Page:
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Aquatic Microbial Ecology

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AME 34:129-137 (2004)  -  doi:10.3354/ame034129

Production of aminopeptidase by marine heterotrophic nanoflagellates

B. R. Mohapatra1,2,*, K. Fukami

1Laboratory of Aquatic Environmental Sciences, Faculty of Agriculture, Kochi University, Otsu 200, Monobe, Nankoku, Kochi 783-8502, Japan
2Present address: CANMET Materials Technology Laboratory, Natural Resources Canada, 568 Booth Street, Ottawa, Ontario K1A 0G1, Canada

ABSTRACT: In order to examine the hypothesis that the enzyme levels of heterotrophic nanoflagellates (HNF) are influenced by qualitatively different food bacteria, the production of aminopeptidase by an isolated marine HNF Jakoba libera-5(2) fed on natural communities of bacteria and 6 bacterial strains of 5 different taxonomic groups (Aeromonas, Bacillus, Coryneforms, Flavobacterium and Pseudomonas) were compared. The aminopeptidase activity (total and free) and abundance of J. libera-5(2) significantly differed with the types of food bacteria. The total and free aminopeptidase activities and abundance of J. libera-5(2) were at a maximum with Pseudomonas spp., followed by Flavobacterium sp. and natural communities of bacteria as prey. The values of total aminopeptidase activity of J. libera-5(2) with Pseudomonas spp., Flavobacterium sp. and natural communities of bacteria were 140 ± 6.78 to 285 ± 12.36, 123 ± 11.17 and 38 ± 0.56 μmol h-1 l-1, respectively, and those of free aminopeptidase activity were 83 ± 6.15 to 137 ± 5.83, 82 ± 12.18 and 8 ± 0.14 μmol h-1 l-1, respectively. J. libera-5(2) did not produce any detectable amounts of total and free aminopeptidase while grazing on Aeromonas, Bacillus and Coryneforms. The chemical characterization of partially purified aminopeptidase of J. libera-5(2) produced during grazing on a strain of Pseudomonas sp. indicated the enzyme to be metal-chelater-sensitive alkaline serine aminopeptidase with optimal activity at pH 8.0 and 30°C; it was not affected by the major cations of seawater, such as Na+, Ca2+ and Mg2+. The results suggest that at least some marine HNF may significantly contribute to the enzyme pool in marine environments while selectively grazing on bacteria.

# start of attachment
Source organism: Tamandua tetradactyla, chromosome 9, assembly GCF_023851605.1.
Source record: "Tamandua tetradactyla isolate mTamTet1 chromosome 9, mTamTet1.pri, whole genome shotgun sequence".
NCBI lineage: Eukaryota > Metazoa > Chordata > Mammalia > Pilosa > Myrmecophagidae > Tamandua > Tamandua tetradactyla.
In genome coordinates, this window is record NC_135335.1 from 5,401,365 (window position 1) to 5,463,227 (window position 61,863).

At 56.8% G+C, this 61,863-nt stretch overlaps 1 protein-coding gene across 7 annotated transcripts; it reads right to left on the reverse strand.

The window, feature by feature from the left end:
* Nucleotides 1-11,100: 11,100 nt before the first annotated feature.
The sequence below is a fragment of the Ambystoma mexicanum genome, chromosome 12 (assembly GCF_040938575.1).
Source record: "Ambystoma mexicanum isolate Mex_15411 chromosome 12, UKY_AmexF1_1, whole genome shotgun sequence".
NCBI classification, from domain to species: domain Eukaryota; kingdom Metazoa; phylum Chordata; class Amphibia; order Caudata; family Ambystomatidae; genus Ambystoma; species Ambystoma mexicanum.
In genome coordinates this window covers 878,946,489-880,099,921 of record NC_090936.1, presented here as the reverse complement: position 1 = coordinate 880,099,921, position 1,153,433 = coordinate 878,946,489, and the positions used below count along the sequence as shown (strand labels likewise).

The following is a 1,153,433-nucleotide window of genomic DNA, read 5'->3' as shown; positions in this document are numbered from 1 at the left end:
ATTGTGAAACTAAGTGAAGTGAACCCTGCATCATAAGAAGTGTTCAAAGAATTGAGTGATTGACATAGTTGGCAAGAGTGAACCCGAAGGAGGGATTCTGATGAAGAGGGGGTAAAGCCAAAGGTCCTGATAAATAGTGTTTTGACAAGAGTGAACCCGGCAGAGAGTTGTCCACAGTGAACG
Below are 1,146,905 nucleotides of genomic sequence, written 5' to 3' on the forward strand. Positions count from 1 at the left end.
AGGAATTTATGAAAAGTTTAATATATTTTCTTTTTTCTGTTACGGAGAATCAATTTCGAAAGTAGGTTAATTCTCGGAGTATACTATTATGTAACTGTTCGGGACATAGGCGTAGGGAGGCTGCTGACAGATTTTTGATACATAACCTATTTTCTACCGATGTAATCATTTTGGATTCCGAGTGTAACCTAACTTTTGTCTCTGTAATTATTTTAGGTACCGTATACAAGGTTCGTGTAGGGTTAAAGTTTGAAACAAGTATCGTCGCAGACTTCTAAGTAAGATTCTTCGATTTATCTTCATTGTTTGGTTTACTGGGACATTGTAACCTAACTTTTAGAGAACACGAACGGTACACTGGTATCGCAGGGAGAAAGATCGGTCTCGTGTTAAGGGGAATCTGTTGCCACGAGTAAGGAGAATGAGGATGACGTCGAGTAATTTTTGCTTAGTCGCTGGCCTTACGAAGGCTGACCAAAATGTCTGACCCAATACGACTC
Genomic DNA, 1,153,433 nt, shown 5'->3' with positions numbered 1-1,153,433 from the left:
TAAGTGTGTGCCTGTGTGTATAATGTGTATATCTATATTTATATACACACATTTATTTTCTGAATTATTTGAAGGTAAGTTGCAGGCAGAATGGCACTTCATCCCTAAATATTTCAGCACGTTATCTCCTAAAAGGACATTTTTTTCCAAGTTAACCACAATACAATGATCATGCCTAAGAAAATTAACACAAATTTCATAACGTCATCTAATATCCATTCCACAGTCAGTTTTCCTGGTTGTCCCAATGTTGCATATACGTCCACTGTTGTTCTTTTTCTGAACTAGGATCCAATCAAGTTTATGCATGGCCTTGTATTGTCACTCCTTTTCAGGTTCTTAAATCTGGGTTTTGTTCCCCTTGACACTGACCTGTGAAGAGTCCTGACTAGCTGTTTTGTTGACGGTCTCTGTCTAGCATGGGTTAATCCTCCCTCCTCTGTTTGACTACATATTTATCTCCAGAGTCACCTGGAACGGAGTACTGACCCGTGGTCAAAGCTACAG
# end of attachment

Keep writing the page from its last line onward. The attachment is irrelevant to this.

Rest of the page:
KEY WORDS: Aminopeptidase · Grazing · Heterotrophic nanoflagellates · Marine bacteria

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